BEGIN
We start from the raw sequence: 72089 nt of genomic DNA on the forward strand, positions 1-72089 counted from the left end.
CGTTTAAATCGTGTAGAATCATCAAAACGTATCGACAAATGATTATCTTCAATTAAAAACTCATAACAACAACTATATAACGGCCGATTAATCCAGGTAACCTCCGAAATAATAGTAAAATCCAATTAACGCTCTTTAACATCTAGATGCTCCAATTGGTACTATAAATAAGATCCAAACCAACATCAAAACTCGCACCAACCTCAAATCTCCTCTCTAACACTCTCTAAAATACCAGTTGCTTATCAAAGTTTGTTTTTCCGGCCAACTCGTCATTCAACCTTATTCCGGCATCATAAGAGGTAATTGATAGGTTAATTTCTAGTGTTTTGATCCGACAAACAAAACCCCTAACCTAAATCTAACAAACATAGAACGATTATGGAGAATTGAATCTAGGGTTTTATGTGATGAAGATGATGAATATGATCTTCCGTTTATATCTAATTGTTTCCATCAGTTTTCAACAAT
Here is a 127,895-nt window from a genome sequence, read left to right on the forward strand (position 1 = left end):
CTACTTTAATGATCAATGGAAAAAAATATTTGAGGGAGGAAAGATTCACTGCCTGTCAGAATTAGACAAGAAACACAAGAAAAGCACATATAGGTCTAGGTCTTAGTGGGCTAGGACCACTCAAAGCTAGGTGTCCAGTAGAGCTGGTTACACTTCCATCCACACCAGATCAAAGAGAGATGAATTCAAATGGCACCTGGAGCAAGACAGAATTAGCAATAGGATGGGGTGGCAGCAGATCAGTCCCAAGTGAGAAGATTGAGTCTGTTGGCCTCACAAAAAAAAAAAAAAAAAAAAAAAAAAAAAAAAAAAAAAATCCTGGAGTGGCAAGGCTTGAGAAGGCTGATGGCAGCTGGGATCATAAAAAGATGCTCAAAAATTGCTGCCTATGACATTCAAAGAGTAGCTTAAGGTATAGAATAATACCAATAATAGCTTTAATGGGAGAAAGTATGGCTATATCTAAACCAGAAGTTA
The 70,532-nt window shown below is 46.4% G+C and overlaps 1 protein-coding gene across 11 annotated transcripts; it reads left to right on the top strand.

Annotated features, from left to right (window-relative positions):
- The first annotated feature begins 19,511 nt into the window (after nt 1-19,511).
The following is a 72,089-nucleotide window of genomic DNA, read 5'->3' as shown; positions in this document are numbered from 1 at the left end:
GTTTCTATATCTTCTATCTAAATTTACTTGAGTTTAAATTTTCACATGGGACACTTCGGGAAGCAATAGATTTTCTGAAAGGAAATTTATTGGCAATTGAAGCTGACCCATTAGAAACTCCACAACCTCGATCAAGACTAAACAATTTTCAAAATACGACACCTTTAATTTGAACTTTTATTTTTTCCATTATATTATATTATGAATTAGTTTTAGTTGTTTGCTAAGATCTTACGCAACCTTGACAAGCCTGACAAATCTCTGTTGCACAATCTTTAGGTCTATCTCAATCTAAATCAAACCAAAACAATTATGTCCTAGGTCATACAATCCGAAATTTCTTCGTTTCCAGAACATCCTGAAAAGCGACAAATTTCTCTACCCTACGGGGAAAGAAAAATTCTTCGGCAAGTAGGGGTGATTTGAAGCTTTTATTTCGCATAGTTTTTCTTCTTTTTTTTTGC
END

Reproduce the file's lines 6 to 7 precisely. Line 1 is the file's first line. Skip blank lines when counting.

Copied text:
Annotated features, from left to right (window-relative positions):
- The first annotated feature begins 19,511 nt into the window (after nt 1-19,511).